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In which you gather at the homemade altar

You sent out the emails with the place and the time. You stopped at the grocery store for a round of sourdough bread and a bottle of the finest grape juice. You took the baby to the frozen food store while the tinies were at school, and you picked up appys and lemon squares (between a home cooked meal and your own sanity, you’ll choose your sanity, every time). The night came and you bathed all the tinies and put them in their beds early. You realized the washroom needed a quick wipe-down seconds before everyone arrived and madly ran around with the Windex, threw all the coats that usually hang on the banister into the closet. You made a pot of tea.

The doors are unlocked, everyone can just walk right in. They know that.

You covered your beat-up old coffee table with tablecloths from the thrift store. You arranged candles, centred the iron cross from your mantle, laid down your Bible and your Common Prayer. You placed the bread and the wine and – just like that – you turned your coffee table into an altar, your home into a sacred space for the gathering.

And that is how church begins on a rainy Thursday night in a small city in the west.

You love the way the men make each other laugh, the way their faces crinkle at the eyes. You love the way the women congregate in the kitchen so easily, standing around talking about their babies.

The night unfolded with logistics and scheduling, then justice to frustrations, prayer to silence, stories of our lives now and from our past.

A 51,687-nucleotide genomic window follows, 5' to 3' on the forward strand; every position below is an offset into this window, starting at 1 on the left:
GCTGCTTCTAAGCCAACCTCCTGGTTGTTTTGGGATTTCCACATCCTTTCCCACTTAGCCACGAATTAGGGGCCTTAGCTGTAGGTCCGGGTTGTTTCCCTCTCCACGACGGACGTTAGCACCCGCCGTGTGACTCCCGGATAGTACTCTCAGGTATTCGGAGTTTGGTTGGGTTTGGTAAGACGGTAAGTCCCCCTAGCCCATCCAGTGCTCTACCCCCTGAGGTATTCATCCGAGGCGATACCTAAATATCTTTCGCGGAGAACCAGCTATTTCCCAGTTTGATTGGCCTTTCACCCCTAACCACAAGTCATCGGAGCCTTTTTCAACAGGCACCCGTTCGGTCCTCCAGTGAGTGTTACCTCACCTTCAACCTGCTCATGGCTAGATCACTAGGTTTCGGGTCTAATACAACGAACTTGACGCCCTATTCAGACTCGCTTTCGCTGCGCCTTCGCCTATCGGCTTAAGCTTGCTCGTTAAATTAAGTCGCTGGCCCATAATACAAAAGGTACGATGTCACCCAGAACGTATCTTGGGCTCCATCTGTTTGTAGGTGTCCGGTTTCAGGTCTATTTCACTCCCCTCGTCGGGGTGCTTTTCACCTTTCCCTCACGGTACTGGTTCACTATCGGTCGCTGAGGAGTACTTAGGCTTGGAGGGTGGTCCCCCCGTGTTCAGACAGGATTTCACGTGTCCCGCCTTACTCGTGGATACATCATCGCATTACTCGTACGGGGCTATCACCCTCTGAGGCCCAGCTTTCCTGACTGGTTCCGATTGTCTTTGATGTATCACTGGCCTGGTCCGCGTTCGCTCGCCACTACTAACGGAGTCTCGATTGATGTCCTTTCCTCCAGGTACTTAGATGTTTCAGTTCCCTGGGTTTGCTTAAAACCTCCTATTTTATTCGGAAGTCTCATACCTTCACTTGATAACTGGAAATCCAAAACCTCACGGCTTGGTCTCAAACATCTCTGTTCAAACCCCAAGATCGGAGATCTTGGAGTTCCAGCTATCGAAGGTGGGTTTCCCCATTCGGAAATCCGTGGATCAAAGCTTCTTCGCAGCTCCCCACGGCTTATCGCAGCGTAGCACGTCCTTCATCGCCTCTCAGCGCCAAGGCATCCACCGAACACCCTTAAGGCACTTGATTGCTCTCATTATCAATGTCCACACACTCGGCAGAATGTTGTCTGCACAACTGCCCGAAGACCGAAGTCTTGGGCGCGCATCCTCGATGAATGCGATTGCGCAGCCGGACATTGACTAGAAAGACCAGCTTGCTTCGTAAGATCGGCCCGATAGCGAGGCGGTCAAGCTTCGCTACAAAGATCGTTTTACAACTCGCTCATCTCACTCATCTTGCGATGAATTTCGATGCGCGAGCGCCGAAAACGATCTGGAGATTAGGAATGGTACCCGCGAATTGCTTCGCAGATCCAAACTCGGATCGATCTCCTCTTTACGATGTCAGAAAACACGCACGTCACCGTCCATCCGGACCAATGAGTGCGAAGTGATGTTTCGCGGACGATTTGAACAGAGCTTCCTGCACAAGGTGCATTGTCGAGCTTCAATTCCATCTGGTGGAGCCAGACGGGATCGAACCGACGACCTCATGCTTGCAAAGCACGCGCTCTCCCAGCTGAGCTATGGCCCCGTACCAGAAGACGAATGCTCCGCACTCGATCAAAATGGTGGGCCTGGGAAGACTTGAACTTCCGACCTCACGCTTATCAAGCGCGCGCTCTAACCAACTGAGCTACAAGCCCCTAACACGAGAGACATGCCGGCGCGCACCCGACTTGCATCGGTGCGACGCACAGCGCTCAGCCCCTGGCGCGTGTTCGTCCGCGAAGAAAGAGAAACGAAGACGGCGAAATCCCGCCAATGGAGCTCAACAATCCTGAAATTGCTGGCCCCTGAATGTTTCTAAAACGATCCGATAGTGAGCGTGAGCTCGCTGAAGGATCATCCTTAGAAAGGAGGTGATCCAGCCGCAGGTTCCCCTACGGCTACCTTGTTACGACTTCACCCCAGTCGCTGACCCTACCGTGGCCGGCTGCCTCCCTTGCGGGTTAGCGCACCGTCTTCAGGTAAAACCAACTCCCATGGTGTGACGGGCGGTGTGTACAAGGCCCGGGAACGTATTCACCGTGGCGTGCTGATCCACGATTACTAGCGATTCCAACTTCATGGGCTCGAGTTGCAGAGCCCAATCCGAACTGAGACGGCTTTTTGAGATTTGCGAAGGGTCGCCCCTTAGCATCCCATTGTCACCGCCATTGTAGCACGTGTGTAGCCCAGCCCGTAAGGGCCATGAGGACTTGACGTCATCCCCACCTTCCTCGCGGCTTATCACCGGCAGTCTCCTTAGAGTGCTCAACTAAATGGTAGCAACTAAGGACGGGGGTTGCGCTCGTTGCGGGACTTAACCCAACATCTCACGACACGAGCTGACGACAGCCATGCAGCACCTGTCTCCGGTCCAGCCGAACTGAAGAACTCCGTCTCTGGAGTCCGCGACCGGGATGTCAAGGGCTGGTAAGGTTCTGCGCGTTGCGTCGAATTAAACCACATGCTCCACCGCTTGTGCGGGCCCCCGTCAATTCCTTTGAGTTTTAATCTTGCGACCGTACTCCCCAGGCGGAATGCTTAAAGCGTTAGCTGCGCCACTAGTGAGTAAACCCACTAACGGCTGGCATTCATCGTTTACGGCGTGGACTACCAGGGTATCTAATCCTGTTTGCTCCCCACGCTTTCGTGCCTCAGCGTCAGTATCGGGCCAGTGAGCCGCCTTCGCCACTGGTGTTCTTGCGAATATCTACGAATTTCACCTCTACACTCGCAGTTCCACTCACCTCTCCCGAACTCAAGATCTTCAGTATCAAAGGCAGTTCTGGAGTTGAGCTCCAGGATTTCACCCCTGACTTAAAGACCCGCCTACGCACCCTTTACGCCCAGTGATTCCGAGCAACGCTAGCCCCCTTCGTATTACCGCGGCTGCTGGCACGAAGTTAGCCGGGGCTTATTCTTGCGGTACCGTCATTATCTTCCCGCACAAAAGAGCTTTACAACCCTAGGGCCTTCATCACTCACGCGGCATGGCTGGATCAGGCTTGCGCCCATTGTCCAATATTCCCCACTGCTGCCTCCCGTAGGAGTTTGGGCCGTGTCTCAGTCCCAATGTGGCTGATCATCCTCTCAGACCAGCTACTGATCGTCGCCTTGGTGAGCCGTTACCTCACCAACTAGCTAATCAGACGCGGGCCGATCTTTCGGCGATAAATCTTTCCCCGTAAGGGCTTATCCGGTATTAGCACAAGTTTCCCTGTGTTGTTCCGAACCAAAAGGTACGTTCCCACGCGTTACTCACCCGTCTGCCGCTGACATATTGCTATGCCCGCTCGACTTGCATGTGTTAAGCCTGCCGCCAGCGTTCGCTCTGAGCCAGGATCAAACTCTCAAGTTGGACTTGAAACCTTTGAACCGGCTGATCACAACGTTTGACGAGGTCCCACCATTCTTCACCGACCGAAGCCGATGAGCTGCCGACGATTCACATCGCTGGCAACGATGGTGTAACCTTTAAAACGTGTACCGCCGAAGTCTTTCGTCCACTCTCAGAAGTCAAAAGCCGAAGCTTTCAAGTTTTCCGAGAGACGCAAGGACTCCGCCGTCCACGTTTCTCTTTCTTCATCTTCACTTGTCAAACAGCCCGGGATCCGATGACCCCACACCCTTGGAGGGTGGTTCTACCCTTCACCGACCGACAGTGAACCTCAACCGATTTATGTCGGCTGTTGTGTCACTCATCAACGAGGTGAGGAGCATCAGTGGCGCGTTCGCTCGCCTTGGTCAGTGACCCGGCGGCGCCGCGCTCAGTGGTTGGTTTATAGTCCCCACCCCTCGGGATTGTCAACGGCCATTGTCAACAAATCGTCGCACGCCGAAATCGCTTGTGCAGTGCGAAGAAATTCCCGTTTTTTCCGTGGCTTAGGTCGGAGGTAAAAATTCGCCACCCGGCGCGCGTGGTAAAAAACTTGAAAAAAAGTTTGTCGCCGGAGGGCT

It’s dark outside, pouring rain. Your babies are sleeping in their beds under the quilts their Grandma made for them, miraculously snoring through the loud laughter. The candles on your homemade altar drip drip drip as the night unfolds, and this is your church, these are your people, they look you in the eye. You know their stories, they know yours, but there is still so much to discover. Hope is still present. You’re not quite a family yet, but you’re getting there, one gathering after another.

And then you pray over their bowed heads, each one so precious to you, and invite them to the table.

So come to this table,
you have much faith
and you who would like to have more;
you who have been here often
and you have not been here for a long time;
you who have tried to follow Jesus, 
and you who have failed;
come. it is Christ who invites us to meet him here.

 

You tear off the bread and hand it to your beautiful friend: this is his body, broken for you. She turns and hands it to the man beside her, blesses him with that same benediction. Then you pass the cup – this is His blood, spilled for you – and you all partake together, one after another, hand to hand. You aren’t standing in a line, you’re beside each other and it’s hard not to grin sometimes. You read Scripture out of your old friend, Isaiah’s book, and right now here you are looking at the way that the desert has bloomed. This is your river running to Zion, and it’s right in your own living room.

Good night, good night. I’m so glad I was here, I’m so glad you could come, this was just what I needed. I love you, love you, too. See you next week.

This is another way that you have fallen back in love with the Bride of Christ: you opened your doors and welcomed her in to your life.

Liturgy taken from Common Prayer: A Liturgy for Ordinary Radicals

Continue Reading · church, community, faith, friends, journey · 13

In which women talk about women (an interview)

I read Sarah Cunningham’s book, Dear Church: Letters from a Disillusioned Generation, years ago and loved it. Like many of you, I’ve followed her work online for a while and was pleasantly surprised to be included in her ongoing series Women Talk Women. She interviewed me a few weeks ago and today the full interview is up at her blog.

We discussed everything from friendship to jealousy, cattiness to criticism, even Madeleine L’Engle and my sister.